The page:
I’ve wondered when I would write this post for years. Sometimes, after particularly promising procedures, it felt imminent. Other times nearly impossible. After four years, six invasive procedures, hundreds of injections, and thousands of pills I can hardly believe it’s time to tell you I’m pregnant. My little girl is set to enter the world this November.
And while I’m literally overwhelmed with joy, I still almost hesitate to share our news. This far into infertility treatment and it feels surreal to say I’m about to enter the second trimester of pregnancy. I assume any parent-to-be struggles with the fear of uncertainty, but I feel confident guessing there’s a unique variation for infertility patients. We’re used to bad news. It’s part of the gamble. Good news is confusing at best.
I thought about keeping the secret to myself a while longer. Hell, in the days of social distancing I could have hid the entire thing for months. But, if nothing else, it just wasn’t practical. Part of my job is sharing my experience online, and frankly it was getting tricky to hide in photos. I’ve also always been upfront about our infertility struggles; I can’t think of a good reason that honesty should change now. And no matter my fears, it felt unfair — to myself, to my husband, and to this tiny person inside me — to push away celebrations and happy thoughts because of that nugget of fear that won’t stay quiet in my mind.
When I took my at-home test, merely a few days before leaving for our Florida vacation near the start of March, I was stunned when it turned positive. While I had a positive pregnancy blood test before, my hCG was never high enough for at-home positives. This time it changed so fast I couldn’t understand what I was reading. I took a moment to collect my thoughts, remembering this was my chance to tell Lance in a memorable fashion. Despite my best efforts, I left the bathroom hysterically blubbering while he tried to piece together what was happening. “Sweetie, I don’t know what you’re saying.” “It [sob, sniffle, sob] w-w-worked.”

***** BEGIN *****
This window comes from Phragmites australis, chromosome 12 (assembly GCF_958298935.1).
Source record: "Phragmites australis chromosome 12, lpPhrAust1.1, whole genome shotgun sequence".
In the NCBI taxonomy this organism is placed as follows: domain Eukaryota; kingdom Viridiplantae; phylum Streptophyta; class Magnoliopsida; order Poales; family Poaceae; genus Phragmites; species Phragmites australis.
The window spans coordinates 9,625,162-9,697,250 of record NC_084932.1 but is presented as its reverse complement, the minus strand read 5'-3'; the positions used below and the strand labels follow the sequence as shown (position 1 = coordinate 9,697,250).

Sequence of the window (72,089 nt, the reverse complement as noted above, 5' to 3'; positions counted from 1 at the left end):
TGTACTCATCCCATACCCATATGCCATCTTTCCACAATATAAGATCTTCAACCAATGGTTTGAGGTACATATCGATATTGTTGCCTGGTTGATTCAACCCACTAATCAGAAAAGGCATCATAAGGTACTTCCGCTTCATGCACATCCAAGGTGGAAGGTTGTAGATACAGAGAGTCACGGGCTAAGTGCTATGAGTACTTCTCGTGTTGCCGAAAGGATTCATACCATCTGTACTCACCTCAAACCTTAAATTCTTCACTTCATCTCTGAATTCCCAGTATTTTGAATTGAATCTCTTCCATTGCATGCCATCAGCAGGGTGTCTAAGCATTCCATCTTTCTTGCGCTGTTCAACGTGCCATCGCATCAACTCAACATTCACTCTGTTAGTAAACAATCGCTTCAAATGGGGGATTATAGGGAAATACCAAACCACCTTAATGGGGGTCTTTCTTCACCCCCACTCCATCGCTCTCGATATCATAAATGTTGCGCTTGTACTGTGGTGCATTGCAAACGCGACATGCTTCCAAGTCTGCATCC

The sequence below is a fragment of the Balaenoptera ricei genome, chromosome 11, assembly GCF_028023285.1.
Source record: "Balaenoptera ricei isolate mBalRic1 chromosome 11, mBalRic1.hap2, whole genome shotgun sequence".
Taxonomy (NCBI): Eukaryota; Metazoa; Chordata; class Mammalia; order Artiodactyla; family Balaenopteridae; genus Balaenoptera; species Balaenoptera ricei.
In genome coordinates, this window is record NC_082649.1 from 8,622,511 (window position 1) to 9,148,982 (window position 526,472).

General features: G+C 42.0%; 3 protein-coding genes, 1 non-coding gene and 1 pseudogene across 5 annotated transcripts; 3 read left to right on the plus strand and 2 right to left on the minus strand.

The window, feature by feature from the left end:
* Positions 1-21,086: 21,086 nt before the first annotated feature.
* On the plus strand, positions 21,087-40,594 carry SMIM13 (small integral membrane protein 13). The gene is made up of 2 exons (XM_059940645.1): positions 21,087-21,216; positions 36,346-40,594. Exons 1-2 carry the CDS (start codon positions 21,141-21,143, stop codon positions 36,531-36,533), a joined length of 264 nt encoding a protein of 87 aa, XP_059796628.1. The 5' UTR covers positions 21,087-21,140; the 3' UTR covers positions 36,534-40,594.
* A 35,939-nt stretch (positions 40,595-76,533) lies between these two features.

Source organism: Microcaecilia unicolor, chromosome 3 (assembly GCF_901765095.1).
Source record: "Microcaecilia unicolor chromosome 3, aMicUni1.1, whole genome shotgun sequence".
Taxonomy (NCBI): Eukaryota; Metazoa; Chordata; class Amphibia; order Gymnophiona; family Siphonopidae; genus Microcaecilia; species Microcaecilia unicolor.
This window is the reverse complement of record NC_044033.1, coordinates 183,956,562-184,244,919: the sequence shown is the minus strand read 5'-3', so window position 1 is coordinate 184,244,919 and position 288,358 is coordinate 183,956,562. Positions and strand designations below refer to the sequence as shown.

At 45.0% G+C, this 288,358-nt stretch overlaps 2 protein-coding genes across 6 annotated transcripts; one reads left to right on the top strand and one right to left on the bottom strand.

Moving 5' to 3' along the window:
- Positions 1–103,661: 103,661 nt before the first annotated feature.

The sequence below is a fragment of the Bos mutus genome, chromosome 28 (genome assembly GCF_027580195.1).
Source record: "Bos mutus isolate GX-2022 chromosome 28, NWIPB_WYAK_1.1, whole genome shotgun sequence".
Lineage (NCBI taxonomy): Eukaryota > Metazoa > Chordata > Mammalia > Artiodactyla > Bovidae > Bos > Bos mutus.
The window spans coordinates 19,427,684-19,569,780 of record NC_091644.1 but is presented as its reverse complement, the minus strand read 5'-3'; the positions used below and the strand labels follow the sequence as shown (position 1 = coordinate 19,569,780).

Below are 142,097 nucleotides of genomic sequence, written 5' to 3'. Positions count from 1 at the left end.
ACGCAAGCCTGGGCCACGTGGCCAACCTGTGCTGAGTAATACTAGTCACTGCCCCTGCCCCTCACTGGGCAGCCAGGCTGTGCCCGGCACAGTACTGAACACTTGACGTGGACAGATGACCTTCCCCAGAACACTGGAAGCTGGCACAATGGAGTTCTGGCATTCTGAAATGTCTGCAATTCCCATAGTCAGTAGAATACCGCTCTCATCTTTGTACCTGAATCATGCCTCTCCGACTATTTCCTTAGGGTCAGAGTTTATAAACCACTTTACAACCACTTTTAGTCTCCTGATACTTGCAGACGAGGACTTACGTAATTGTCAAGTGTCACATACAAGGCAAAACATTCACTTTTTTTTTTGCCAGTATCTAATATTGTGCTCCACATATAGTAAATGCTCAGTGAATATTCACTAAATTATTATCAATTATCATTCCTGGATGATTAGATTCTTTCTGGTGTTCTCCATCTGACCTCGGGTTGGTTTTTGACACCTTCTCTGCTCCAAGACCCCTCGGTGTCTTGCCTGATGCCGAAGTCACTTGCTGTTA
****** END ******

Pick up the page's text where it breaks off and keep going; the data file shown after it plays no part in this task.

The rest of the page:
Several blood tests, two ultrasounds, and a dozen or so weeks later and here we are. It’s time to tell you. I still feel equally stunned, but I’ve heard it will feel more real eventually. The morning sickness is starting to settle. My back and round ligaments hurt all the time. I’m already sick of sleeping on my left side, and there is no truly comfortable way to deal with my new boobs. I’ve never been so happy to feel rather crummy.
I lost a fair amount of followers on social media when I announced the pregnancy, and I assume some of that population represents other infertility patients who don’t want a success they have yet to see plastered across their feeds. I understand that. To those who are sticking around, I’d like to reiterate an important point: This pregnancy was not brought to you by relaxation, “not trying so hard,” or any other anecdotal solution that has worked for your friend’s sister’s cousin. We did not chill out during quarantine and magically get pregnant — we were lucky enough to qualify for a procedure only a few weeks before the U.S. state of emergency. This pregnancy is the result of a heavily medicated IUI following years of oral stimulants, injections, failed in vitro attempts, invasive testing, and uterine scratching paired with doctor-approved holistic additions, the expertise of a dozen hands-on professionals, and quite literally thousands and thousands of dollars. There is an element of luck in infertility, but we must credit the medical professionals on my team for this success. I hope to those of you still waiting agree a win for one is another step toward better infertility treatments. But if you can’t follow along anymore, or need to take a break from my content, I understand.
I have no intention on shifting into pure mom blog territory, although the site does evolve with my life and this is part of ours now. You can still expect stupid humor, ample profanity, and impractical-for-children style, DIYs, and party ideas. It might take a moment to return to outfit content, though. I’m quickly running out of things that fit.